Immigration in focus as U.S. Senate hears from Trump nominees

Kevin Lamarque—Reuters
U.S. Sen. Jeff Sessions (R-AL) is sworn in to testify at a Senate Judiciary Committee confirmation hearing to become U.S. attorney general on Capitol Hill in Washington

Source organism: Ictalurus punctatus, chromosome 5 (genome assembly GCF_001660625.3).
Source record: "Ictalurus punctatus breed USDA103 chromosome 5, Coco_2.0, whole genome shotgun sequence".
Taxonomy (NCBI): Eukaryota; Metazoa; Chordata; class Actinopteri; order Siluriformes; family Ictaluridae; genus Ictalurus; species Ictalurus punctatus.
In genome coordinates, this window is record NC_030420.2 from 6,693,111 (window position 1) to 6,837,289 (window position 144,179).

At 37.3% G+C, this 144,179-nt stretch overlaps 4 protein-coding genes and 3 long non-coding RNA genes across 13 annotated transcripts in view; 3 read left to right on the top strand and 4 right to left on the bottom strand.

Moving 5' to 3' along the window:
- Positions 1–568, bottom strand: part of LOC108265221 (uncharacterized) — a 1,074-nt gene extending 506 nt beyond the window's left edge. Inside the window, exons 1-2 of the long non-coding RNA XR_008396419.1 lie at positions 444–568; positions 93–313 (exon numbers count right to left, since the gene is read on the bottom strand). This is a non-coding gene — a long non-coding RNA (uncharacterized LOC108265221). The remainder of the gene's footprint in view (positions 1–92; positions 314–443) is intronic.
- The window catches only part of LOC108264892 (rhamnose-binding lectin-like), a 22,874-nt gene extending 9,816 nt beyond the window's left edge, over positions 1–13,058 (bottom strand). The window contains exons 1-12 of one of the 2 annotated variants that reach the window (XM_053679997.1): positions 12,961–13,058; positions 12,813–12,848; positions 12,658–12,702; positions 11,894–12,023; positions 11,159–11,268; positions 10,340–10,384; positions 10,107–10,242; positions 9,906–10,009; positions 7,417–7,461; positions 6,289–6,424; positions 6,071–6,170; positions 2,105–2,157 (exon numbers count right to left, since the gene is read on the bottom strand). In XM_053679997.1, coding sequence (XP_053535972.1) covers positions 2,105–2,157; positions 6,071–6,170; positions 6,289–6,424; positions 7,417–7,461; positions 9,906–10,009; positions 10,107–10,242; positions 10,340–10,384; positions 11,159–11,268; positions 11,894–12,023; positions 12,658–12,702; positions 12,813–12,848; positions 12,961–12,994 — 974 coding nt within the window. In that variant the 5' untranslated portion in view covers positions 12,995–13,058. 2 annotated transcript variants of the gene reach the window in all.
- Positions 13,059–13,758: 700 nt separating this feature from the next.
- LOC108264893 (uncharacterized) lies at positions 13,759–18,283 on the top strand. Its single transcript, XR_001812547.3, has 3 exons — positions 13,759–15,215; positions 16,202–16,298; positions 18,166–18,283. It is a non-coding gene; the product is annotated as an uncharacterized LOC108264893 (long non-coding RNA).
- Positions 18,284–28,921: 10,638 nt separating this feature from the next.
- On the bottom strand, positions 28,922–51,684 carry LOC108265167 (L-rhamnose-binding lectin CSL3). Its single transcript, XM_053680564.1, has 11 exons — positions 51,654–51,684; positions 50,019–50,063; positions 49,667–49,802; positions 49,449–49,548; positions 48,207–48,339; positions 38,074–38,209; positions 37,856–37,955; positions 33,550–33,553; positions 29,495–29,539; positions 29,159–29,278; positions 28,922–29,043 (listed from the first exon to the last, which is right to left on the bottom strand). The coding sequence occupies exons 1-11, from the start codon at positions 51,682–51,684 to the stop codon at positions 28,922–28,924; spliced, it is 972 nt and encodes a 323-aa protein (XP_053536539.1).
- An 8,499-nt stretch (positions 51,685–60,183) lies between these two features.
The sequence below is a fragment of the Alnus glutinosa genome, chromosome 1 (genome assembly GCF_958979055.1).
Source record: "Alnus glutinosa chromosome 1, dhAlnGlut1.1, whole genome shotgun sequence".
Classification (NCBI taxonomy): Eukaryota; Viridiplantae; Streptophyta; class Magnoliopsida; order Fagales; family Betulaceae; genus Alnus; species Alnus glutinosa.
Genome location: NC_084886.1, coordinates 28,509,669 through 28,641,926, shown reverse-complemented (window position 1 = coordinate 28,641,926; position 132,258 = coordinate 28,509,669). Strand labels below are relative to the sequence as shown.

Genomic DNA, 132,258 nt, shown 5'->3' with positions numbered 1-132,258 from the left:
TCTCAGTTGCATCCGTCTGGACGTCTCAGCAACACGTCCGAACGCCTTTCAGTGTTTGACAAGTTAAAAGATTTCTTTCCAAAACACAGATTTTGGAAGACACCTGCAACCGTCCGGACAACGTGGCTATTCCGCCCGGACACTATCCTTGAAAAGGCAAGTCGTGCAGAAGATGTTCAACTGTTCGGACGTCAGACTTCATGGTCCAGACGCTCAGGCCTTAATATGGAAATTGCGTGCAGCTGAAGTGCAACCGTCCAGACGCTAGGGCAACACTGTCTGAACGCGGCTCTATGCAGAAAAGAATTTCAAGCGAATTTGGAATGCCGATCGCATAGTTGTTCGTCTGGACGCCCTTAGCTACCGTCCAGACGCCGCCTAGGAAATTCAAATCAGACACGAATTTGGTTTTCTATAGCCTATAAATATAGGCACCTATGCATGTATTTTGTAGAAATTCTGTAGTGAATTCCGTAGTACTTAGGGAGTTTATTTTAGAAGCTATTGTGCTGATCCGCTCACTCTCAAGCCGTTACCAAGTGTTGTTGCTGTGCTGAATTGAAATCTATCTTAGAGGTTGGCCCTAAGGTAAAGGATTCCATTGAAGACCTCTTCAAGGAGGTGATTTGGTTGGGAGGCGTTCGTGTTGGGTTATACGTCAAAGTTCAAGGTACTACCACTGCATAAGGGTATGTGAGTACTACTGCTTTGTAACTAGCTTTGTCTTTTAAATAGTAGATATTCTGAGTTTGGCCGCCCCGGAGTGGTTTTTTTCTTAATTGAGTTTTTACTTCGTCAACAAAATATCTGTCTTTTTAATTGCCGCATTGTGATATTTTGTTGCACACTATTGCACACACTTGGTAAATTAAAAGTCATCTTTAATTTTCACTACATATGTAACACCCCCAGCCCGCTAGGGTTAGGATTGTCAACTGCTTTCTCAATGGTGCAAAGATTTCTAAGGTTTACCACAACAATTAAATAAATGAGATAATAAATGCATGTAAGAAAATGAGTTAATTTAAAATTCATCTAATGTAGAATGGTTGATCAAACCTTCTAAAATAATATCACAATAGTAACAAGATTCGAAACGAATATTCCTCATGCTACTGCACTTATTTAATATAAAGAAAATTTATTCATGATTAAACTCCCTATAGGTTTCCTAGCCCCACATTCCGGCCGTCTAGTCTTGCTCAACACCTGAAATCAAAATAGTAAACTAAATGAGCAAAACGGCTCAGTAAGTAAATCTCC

WASHINGTON, D.C. — Republican Senator Jeff Sessions faced interruptions and questions on his ability to be independent and go against Donald Trump if necessary as the first confirmation hearing for the president-elect’s Cabinet nominees got under way on Tuesday.Sessions, nominated to be attorney general, became the first sitting senator to endorse Trump for the presidency in early 2016 and has remained a close advisor on issues such as immigration.Democratic Senator Diane Feinstein said the Senate Judiciary Committee has received letters from 400 civil rights organizations opposing his confirmation to the country’s top law enforcement post.”This job requires service to the people and the law, not the president,” Feinstein said.”There is a deep fear about what a Trump administration will bring in many places. And this is the context in which we must consider Senator Sessions’ record and nomination,” Feinstein added.Protesters repeatedly interrupted the start of Sessions’ hearing, some dressed in KKK robes and another holding a sign that said “Support Civil Rights, Stop Sessions.”Sessions was denied confirmation to a federal judgeship in 1986 after allegations emerged that he made racist remarks, including testimony that he called an African-American prosecutor “boy,” an allegation Sessions denied.Sessions, 70, is being questioned by the judiciary committee, a panel on which he serves, and is widely expected to be confirmed by the Republican-dominated Senate. But his record on civil rights and immigration was likely to make for a contentious hearing.Speaking in Sessions’ favor, Republican Senator Susan Collins of Maine, considered a moderate, said she has “every confidence that Jeff Sessions will execute the office of AG honestly, faithfully and fully in the pursuit of justice.”Sessions began hearings Tuesday with protesters dressed like members of the Klu Kux Klan demonstrating their opposition to his nomination. Sessions is a close ally of Trump and helped shape his pro-enforcement, anti-amnesty policy on illegal immigration. Sessions’ colleagues in the Senate say he is well-respected, productive and fair.”Over the last two years, I’ve had the pleasure of calling Senator Sessions my friend and colleague,” said said Sen. Thom Tillis (R-N.C.). “While Senator Sessions and I certainly don’t agree on the specifics of every major issue, including immigration reform and criminal justice reform, he always expresses our policy differences in the form of productive and gracious exchanges of ideas. From my experience working with him on the Judiciary Subcommittee on Immigration, I consider him to be hands-down one of the fairest and most accessible chairmen of any congressional committee.””As Attorney General, he will follow the rule of law, be accessible, and address the organizational and accountability issues plaguing the Department of Justice, which are qualities and priorities that have unfortunately been missing from the department’s leadership over the last eight years,” said Tillis. John Kelly also faces confirmation hearings Tuesday. A retired four-star Marine general tapped to head the Department of Homeland Security, Kelly has characterized inadequate policing of the U.S.-Mexico border as a national security threat.Both men will face questions from Democrats and Republicans seeking specifics on Trump’s plans following his Jan. 20 inauguration to crack down on illegal immigration – an issue central to his explosion onto the political scene, but on which he has since wavered in some ways.On the campaign trail, Trump promised to build a wall on the U.S.-Mexico border, said Mexico will pay for it and said he would deport 11 million immigrants living illegally in the United States.But since he was elected president on Nov. 8, the New York businessman has said part of the wall could be a fence, Congress should fund it with the expectation that Mexico will repay U.S. taxpayers, and that he will focus on deporting immigrants with criminal records and later decide what to do with others.Both Sessions and Kelly will be major players in immigration policy. In addition to counterterrorism, the Homeland Security secretary oversees immigration enforcement and has discretion over which categories of immigrants are arrested and deported.AMERICA’S TOP PROSECUTORThe attorney general is the nation’s top prosecutor and legal adviser to the president. As head of the Justice Department, the attorney general also oversees the immigration court system that decides whether immigrants are deported or granted asylum or some other kind of protection.”Sessions was a close adviser to Trump. … They’re going to ask, ‘How are you going to use your position to further the president’s agenda?'” said Elizabeth Taylor, a former staffer for the Senate Judiciary Committee who advised Republicans during Eric Holder’s nomination to be Democratic President Barack Obama’s first attorney general.”But,” Taylor added, “historically, attorney general nominees are also asked if they’re willing to stand up to the president.”In 2015, Republicans held up the nomination of Loretta Lynch, the current attorney general, for 166 days, longer than any nominee in 30 years, over her support for Obama’s executive actions on immigration.Sessions, 70, and Kelly, 66, are widely expected to be confirmed by the Republican-dominated Senate, but their hearings could be contentious.Sessions, who has represented the deeply conservative Southern state of Alabama for 20 years, has a long, consistent record of opposing legislation that provides a path to citizenship for immigrants. He has also been a close ally of groups seeking to restrict legal immigration by placing limits on visas used by companies to hire foreign workers.Civil liberties groups have raised concerns about Sessions’ record on immigration and other positions, including government surveillance, civil rights and marijuana legalization.He was denied confirmation to a federal judgeship in 1986 after allegations emerged that he made racist remarks, an allegation Sessions denied.The American Civil Liberties Union’s legal director will testify at Sessions’ confirmation hearing and “raise significant, serious questions about his hostility to civil rights and civil liberties,” the organization said in a statement. The group said it is making an exception to its longstanding policy of not interfering with federal nominations in this case.On Monday, a group of civil liberties and internet freedom groups sent a letter to the Senate Judiciary Committee describing Sessions as a “leading proponent of expanding the government’s surveillance authority of ordinary Americans.”Sessions has long condemned marijuana use, which has been legalized for recreational use in eight U.S. states and the District of Columbia but remains banned by federal law. As attorney general, Sessions would have the power to intervene in states that are not in compliance with federal law.